The government increased efforts to protect victims. Authorities continued to implement a formal victim-centered protocol to guide front-line responders in identifying trafficking victims and referring them to services. The government worked with an outside consultant to develop guidelines for identifying and interviewing labor trafficking victims and for providing medical and mental services. The national trafficking commission funded and trained member agencies and ministries in their roles in identifying and protecting victims and making referrals. During the reporting period, the government screened 37 potential trafficking victims and identified five victims—three sex trafficking victims, one labor and sex trafficking victim, and one labor trafficking victim. The government screened 35 foreign nationals from seven foreign countries for trafficking indicators, resulting in the identification of three foreign national victims. Five of the victims received some form of assistance, including housing, medical, psychological, educational, legal, immigration, translation, and reintegration assistance.
The government reported spending approximately 59,450 Bahamian dollars ($59,450) on trafficking victims’ care, compared to 42,000 Bahamian dollars ($42,000) in the previous period. The government also provided subsidies of 180,000 Bahamian dollars ($180,000) to NGOs that provide services to trafficking victims, among other vulnerable groups. The government granted one foreign victim relief from deportation. The government developed, but has not finalized, a refugee/asylee certificate for those in need of protection and legal residency in the country. Authorities encouraged trafficking victims to assist in prosecutions by providing lodging, food, a stipend, clothing and other basic necessities, medical assistance and psychological counseling, immigration relief, legal assistance, support during court proceedings, and witness protection, which may include police protection as needed. Bahamian law permits victim testimony via live television links and for the reading of written statements into evidence. Despite these protections, the government noted foreign victims were reluctant to testify largely out of fear of reprisal against them or their family in their home countries. In addition, the criminal procedure code allowed trafficking victims to submit statements to the court to inform judges of the harm inflicted by their traffickers prior to sentencing of convicted traffickers. The 2008 anti-trafficking act provides victims with immunity from prosecution for unlawful acts committed as a direct result of being subjected to trafficking, which the government effectively implemented for the confirmed trafficking victims during the reporting period. The anti-trafficking act also authorizes the court to order convicted defendants to pay restitution to victims; however, such restitution was not ordered in 2016.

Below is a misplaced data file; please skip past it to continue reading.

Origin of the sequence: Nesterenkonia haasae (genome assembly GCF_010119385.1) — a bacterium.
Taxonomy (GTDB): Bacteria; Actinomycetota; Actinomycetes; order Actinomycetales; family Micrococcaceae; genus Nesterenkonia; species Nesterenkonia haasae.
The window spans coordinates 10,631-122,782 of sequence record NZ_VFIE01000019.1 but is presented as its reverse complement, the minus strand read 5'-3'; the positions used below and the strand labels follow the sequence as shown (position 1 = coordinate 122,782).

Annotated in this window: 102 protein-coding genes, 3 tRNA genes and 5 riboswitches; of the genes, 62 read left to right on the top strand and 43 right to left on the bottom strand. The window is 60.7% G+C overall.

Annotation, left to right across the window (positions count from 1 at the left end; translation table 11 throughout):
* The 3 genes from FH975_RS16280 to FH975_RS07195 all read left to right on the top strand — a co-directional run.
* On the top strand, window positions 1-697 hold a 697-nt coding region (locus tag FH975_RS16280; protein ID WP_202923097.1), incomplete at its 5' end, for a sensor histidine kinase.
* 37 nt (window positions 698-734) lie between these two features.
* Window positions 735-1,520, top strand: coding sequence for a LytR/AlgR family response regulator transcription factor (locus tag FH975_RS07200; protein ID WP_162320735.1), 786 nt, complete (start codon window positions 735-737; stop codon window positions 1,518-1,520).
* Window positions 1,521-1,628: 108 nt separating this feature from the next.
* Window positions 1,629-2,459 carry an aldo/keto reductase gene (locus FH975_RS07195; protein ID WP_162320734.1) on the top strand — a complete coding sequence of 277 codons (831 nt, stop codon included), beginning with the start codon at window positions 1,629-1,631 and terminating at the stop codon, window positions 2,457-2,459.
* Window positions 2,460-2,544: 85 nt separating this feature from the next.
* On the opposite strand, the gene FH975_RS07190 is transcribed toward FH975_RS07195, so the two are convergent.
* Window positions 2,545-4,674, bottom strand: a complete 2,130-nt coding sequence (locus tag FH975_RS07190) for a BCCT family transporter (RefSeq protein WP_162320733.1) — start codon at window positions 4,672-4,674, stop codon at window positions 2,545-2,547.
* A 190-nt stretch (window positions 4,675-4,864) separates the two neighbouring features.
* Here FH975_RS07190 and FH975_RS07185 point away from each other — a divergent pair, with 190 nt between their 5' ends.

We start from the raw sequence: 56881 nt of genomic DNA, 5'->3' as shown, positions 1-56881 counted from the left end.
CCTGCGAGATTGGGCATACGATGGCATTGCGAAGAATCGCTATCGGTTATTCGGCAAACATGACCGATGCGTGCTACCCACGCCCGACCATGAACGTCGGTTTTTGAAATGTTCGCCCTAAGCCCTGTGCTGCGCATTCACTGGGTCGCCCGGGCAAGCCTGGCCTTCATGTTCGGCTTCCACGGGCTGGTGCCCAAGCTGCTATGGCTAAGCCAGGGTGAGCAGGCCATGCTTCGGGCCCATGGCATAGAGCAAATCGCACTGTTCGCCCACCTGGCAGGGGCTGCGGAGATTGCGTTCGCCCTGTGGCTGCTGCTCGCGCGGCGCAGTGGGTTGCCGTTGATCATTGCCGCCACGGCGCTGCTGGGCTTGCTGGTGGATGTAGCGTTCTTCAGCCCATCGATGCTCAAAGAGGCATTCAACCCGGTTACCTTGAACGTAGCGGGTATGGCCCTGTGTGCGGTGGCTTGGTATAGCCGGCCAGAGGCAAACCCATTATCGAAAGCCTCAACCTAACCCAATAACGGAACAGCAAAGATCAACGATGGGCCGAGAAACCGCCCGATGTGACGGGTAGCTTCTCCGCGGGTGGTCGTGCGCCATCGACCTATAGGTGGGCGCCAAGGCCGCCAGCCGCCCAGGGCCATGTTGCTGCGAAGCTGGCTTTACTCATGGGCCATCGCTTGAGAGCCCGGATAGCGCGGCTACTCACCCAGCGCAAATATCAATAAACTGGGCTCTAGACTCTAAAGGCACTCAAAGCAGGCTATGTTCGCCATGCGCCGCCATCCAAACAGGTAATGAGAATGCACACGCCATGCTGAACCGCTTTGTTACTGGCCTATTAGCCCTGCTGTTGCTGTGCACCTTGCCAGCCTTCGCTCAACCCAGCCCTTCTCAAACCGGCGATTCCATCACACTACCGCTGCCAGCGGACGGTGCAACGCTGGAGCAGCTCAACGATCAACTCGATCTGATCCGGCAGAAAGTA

The government increased prevention efforts, taking steps to inform the public and potential victims about trafficking. The government’s inter-ministerial committee to coordinate anti-trafficking policy met regularly, as did the government’s anti-trafficking taskforce, which was charged with ensuring operational coordination on trafficking cases. The government continued to conduct a nationwide public awareness campaign to educate students, vulnerable populations, faith communities, the public, and government officials about human trafficking through the use of pamphlets in English and Creole to inform potential victims of their rights and available resources, public service announcements on television and radio throughout the country, and a museum exhibit. The government partnered with NGOs to implement its 2014-2018 national anti-trafficking strategy and detailed action plan that outlined efforts related to government infrastructure, prevention, victim and witness protection, investigation and prosecution, and partnerships. The government dedicated resources to implement the plan, but noted that the officials responsible for trafficking matters also have other areas of responsibilities and are, therefore, not solely dedicated to trafficking cases. NGOs reported the government partnered to engage vulnerable communities in more than ten community outreach sessions to discuss trafficking. The Bahamas actively participated in the Caribbean Trafficking in Persons working group with Jamaica, Trinidad and Tobago, Barbados, St. Lucia, and Antigua and Barbuda by developing a shared social media campaign to raise awareness about trafficking in the region.